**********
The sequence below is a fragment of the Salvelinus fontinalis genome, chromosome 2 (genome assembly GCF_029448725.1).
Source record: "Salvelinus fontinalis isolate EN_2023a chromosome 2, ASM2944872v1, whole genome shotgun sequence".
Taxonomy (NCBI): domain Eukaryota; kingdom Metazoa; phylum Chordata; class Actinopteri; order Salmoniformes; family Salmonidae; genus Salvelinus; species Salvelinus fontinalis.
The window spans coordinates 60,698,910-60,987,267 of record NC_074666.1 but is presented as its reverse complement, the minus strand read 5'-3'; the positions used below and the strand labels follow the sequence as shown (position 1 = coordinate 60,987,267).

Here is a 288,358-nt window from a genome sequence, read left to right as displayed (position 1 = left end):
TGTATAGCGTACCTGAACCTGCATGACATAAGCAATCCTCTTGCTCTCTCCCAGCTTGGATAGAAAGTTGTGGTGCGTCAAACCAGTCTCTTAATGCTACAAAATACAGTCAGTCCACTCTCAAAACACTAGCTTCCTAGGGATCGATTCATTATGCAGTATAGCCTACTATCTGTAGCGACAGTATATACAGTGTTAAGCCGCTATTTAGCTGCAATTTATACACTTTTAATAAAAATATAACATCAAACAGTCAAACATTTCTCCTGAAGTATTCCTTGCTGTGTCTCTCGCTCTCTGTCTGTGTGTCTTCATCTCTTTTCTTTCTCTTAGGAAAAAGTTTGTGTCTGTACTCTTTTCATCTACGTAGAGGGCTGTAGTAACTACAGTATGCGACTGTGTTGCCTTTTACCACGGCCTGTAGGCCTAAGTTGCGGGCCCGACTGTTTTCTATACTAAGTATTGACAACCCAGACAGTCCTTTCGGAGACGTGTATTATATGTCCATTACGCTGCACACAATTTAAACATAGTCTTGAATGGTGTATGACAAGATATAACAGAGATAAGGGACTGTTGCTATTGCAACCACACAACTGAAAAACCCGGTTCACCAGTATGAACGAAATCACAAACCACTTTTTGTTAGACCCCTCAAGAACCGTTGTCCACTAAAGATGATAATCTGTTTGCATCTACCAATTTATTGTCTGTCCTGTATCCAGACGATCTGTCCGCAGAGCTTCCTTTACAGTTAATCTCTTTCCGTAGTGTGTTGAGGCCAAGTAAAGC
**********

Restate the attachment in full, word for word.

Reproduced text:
The sequence below is a fragment of the Salvelinus fontinalis genome, chromosome 2 (genome assembly GCF_029448725.1).
Source record: "Salvelinus fontinalis isolate EN_2023a chromosome 2, ASM2944872v1, whole genome shotgun sequence".
Taxonomy (NCBI): domain Eukaryota; kingdom Metazoa; phylum Chordata; class Actinopteri; order Salmoniformes; family Salmonidae; genus Salvelinus; species Salvelinus fontinalis.
The window spans coordinates 60,698,910-60,987,267 of record NC_074666.1 but is presented as its reverse complement, the minus strand read 5'-3'; the positions used below and the strand labels follow the sequence as shown (position 1 = coordinate 60,987,267).

Here is a 288,358-nt window from a genome sequence, read left to right as displayed (position 1 = left end):
TGTATAGCGTACCTGAACCTGCATGACATAAGCAATCCTCTTGCTCTCTCCCAGCTTGGATAGAAAGTTGTGGTGCGTCAAACCAGTCTCTTAATGCTACAAAATACAGTCAGTCCACTCTCAAAACACTAGCTTCCTAGGGATCGATTCATTATGCAGTATAGCCTACTATCTGTAGCGACAGTATATACAGTGTTAAGCCGCTATTTAGCTGCAATTTATACACTTTTAATAAAAATATAACATCAAACAGTCAAACATTTCTCCTGAAGTATTCCTTGCTGTGTCTCTCGCTCTCTGTCTGTGTGTCTTCATCTCTTTTCTTTCTCTTAGGAAAAAGTTTGTGTCTGTACTCTTTTCATCTACGTAGAGGGCTGTAGTAACTACAGTATGCGACTGTGTTGCCTTTTACCACGGCCTGTAGGCCTAAGTTGCGGGCCCGACTGTTTTCTATACTAAGTATTGACAACCCAGACAGTCCTTTCGGAGACGTGTATTATATGTCCATTACGCTGCACACAATTTAAACATAGTCTTGAATGGTGTATGACAAGATATAACAGAGATAAGGGACTGTTGCTATTGCAACCACACAACTGAAAAACCCGGTTCACCAGTATGAACGAAATCACAAACCACTTTTTGTTAGACCCCTCAAGAACCGTTGTCCACTAAAGATGATAATCTGTTTGCATCTACCAATTTATTGTCTGTCCTGTATCCAGACGATCTGTCCGCAGAGCTTCCTTTACAGTTAATCTCTTTCCGTAGTGTGTTGAGGCCAAGTAAAGC